Is Traditional Activism Dead In Canada?

Is Traditional Activism Dead In Canada?

Earlier this week I was in Toronto for Activist Investing in Canada, the third annual conference organized by ArrowCon Partners. As speaker after speaker described the campaigns that had grabbed the most attention over the past year, it quickly became apparent that in the same year as Pershing Square Capital Management exited Canadian Pacific Railway and Agrium merged with PotashCorp without the help of either Jana Partners or ValueAct Capital Partners, there is a lot less “pure activism” going on than in previous years.

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Data I presented on the opening panel puts this into context. In 2015, there were 60 companies headquartered in Canada subjected to public demands by investors (up from 51 in 2013). At the end of October 2016, only 42 had been targeted, suggesting a shortfall for this year.

That still means a lot of companies are receiving attention of some sort – 42 is slightly more than in the U.K., for instance, and almost three-times as many in Japan this year. In addition, advisers say settlements have become more common, meaning the number of behind-the-scenes campaigns is probably rising.

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Many public campaigns, however, are born out of exceptional circumstances. Fasken Martineau, a law firm, estimates that 26% of board-related proxy contests since 2008 have been led by company founders or former insiders. Such dissidents are generally more successful than the average, says Bradley Freelan, a partner at the firm. Moreover, as many law firms predicted when the new takeover rules came into force in May, private placements in M&A transactions have become a focal point for discontent – as at Corus Entertainment, for example. Opposing such deals can be costly, given the need for litigation to clarify the new rules, and risky, if other options are lacking.

Then there is the proxy voting system. According to Vic Albioni, chairman and CEO at activist merchant bank Jaguar Financial, proxy contests are the worst way of settling a situation. “The proxy machinery is very flawed and a total waste of time,” he told the conference. Management is at an advantage in contests, admitted Paul Davis, co-chair of law firm McMillan’s Capital Markets and M&A group.

Indeed, as this email goes out, experts are gathering at the offices of the Ontario Securities Commission to discuss reforms of the proxy voting system. Penny Rice, of proxy solicitor Shorecrest, is one of those participating and told me this week that problems with how votes are counted had undoubtedly decided the outcome of contests hitherto. At the time of its contest with Agrium, Jana claimed to have been unfairly treated. That was more than three years ago, but when activists have hundreds of millions of dollars at stake, such concerns can stay a trading finger.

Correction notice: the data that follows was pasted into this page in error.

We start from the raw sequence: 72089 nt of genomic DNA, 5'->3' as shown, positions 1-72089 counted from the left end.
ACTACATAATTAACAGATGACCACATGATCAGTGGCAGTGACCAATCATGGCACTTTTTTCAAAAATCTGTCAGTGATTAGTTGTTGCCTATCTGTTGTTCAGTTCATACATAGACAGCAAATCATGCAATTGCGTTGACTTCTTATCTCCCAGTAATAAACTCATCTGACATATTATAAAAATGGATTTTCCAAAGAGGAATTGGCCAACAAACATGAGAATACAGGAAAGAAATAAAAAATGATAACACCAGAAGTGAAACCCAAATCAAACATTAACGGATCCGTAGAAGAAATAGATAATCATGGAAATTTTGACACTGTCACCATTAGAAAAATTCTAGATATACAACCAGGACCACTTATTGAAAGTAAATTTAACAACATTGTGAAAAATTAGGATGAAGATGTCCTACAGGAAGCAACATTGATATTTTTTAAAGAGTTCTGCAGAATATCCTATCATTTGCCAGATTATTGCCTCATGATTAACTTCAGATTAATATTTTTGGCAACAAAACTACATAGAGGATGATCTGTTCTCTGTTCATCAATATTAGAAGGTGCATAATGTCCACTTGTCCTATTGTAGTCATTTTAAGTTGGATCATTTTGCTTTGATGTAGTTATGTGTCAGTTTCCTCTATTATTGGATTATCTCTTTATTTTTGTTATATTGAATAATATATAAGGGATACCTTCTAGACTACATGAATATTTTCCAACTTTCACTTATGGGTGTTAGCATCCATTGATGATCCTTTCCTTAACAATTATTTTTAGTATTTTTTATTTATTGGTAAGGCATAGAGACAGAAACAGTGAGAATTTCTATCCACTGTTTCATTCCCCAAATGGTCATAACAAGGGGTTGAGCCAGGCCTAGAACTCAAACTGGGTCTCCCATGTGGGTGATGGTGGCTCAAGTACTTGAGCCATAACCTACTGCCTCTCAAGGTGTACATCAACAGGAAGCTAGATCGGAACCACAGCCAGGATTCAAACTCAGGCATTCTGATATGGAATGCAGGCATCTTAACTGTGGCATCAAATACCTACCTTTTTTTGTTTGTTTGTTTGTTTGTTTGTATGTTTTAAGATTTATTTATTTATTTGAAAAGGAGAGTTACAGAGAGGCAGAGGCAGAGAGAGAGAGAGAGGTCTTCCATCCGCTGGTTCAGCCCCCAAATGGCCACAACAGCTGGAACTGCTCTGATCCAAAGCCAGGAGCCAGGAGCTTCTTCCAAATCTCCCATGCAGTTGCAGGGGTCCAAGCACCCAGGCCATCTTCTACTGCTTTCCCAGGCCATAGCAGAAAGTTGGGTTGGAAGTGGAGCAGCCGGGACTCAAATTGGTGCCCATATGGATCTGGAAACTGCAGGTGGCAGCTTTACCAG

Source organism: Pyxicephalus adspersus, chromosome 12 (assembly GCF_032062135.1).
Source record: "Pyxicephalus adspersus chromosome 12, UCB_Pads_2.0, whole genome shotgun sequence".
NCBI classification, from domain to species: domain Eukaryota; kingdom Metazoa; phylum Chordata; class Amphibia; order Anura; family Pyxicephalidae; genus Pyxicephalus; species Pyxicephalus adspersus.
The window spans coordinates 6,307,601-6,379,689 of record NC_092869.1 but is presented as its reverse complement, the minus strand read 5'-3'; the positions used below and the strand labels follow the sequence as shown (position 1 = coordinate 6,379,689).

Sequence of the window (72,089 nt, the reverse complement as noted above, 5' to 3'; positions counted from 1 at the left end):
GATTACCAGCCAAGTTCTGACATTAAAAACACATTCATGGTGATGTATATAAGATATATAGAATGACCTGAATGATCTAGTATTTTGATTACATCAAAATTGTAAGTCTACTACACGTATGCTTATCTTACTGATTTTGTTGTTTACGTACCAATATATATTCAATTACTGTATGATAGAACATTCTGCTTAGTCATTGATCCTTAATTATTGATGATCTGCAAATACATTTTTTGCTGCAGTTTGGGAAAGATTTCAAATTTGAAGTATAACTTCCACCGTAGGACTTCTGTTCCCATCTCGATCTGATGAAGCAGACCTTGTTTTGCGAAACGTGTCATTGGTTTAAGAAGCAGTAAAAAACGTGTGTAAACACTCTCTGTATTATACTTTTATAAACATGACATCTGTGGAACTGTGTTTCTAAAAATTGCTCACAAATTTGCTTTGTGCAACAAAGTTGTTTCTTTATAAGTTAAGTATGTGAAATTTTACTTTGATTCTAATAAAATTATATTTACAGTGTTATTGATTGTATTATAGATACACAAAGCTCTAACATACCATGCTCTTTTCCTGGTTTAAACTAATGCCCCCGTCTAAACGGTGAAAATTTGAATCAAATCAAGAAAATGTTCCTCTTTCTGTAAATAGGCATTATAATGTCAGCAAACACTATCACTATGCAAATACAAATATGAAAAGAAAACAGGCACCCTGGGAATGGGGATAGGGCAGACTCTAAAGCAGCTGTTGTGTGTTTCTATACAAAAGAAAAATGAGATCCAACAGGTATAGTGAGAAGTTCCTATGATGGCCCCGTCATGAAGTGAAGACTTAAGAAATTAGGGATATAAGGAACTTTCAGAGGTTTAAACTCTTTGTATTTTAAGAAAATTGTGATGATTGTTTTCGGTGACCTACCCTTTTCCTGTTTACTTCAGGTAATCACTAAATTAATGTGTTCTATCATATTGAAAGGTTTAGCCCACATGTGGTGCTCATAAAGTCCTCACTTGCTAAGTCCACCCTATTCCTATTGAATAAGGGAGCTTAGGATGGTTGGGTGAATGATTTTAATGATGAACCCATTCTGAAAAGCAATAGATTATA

Other concerns are more cyclical in nature. Low commodity prices may have reduced the number of opportunities for activists – a mistimed bet on Bellatrix Exploration helped unwind Orange Capital, a New York-based hedge fund that made regular trips north of the border. If companies in that space recover, many might return.

Some activists have continued to keep a close eye on the markets nonetheless. Smoothwater Capital this week lost an appeal over the decision of Alberta Oilsands to direct its sole asset – cash – into new ventures without a shareholder vote. FrontFour Capital Management continues to be active, and PointNorth, the Toronto-based fund managed by Philip Evershed and formerly known as Oxford Park Group, disclosed its first stake in over a year this week after going on a fundraising drive.

All of which is to say that, whether or not we see more traditional operational or strategic activism in Canada, there will continue to be plenty to occupy the professionals, and much of it will be interesting. I have little doubt that there will be a fourth Activist Investing in Canada, or that Activist Insight will be there.

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